“There are two emotions I would rather not waste time on – guilt and regret. There’s too much good stuff to be immersed in!” Behind that practical, pragmatic and perfect statement is Pavitra Chalam, Founder and Director of Curley Street. Pavitra and her diverse, opinionated and young team make films and noise about “the uncomfortable, the awkward and the complex.” – things that are ignored, thereby creating social justice narratives which they feel require further public discourse.


Pavitra fell in love with the medium of film when she represented India as a Peace Ambassador to Pakistan in 2003. She recalls that it was a difficult time for both countries and as a team they decided to put forward every misconception and historical error everyone grew up with and make it into a film. Indians played the role of Pakistanis and vice versa. Voted to be the director, Pavitra and her crew shot the entire film on a bus and called it ‘Bus’, meaning ‘enough’ both in Hindi and Urdu.


Her tryst with film continued over the years and Curley Street was established along the way. Pavitra says that while films are commonly viewed as devices of escapism, she strives to achieve the opposite. She noted that, “There were too many compelling stories around us that had no way of being told. The challenge was to create a storytelling style that would captivate and persuade audiences to engage with the subject.”


Curley Street primarily focuses on telling human stories about underrepresented issues like complex needs, sex trafficking, drugs, oppression, the environment, education and healthcare. Determined to stay true to its vision, Curley Street  only collaborates with organizations and entrepreneurs looking to build deeper customer engagement through real impact stories. Their persistence and refusal to compromise on core values has paid off, making Curley Street a sought-after production house for brands that understand the power of the human narrative.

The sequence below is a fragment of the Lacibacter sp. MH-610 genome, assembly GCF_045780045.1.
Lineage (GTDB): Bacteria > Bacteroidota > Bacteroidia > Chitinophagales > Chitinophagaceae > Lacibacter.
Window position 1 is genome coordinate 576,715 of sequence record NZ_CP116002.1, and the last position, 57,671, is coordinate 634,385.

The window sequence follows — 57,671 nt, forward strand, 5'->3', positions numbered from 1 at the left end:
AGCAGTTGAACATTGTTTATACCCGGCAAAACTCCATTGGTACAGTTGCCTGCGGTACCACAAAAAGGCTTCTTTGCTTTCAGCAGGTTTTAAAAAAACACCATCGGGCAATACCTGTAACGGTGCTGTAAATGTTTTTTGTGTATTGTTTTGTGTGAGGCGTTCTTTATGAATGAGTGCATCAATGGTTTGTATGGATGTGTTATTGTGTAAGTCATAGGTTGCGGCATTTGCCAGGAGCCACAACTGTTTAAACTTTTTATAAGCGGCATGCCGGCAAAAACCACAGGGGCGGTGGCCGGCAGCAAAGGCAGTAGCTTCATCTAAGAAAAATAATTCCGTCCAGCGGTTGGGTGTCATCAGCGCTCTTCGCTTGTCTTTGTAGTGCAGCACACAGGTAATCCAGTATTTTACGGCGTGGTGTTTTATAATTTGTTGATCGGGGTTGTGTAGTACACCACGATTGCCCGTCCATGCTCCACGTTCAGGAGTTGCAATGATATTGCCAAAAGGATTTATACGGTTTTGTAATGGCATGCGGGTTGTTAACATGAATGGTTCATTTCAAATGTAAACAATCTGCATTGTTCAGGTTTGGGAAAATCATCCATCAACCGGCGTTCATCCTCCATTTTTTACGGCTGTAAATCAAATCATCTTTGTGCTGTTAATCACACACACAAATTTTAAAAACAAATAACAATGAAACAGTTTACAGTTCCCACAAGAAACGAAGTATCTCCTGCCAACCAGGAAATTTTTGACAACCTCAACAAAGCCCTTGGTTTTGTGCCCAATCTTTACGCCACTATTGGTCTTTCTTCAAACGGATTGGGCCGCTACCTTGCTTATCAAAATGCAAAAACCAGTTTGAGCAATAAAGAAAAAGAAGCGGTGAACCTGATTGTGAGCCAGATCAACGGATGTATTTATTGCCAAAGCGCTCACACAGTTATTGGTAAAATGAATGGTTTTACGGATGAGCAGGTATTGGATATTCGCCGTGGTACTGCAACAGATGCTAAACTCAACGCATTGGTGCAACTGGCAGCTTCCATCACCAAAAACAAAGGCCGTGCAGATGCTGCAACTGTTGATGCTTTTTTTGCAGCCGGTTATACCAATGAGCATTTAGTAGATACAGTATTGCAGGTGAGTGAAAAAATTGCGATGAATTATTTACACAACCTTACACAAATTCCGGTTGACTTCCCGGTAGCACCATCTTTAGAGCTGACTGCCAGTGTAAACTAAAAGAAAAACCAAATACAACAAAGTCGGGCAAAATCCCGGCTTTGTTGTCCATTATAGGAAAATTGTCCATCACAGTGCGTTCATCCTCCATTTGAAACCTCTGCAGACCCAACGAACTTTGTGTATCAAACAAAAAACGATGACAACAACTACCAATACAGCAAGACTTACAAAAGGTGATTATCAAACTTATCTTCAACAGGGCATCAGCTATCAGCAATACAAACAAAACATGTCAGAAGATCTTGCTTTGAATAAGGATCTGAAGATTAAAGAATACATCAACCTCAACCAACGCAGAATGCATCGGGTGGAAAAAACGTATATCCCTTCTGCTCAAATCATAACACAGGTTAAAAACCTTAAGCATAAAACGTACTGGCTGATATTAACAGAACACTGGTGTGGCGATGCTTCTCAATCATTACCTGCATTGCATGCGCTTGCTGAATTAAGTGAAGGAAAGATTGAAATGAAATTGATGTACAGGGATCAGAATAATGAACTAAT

Pavitra, who gets over tough days by eating chocolate and getting ample cuddles from her dog Bono says that she is lucky to have strong female role models in her life. Every story, subject and protagonist leaves a lasting impact and gives her the faith to continue to do what she does. With so many more stories yet to be told, Pavitra feels that it is a filmmaker’s responsibility to ensure that while the audience feels the weight of the raw emotions involved in storytelling, it is never glorified or exploited in any manner.  In her words, “It is important to keep it is simple, powerful and yet very real.” And that is exactly what Curley Street does.


Follow their most important story Rooting For Roona 

If you would like to see more of their work, you can go to their YouTube channel: Curley Street on YouTube

You can find also find them on social media: FacebookInstagram and Twitter

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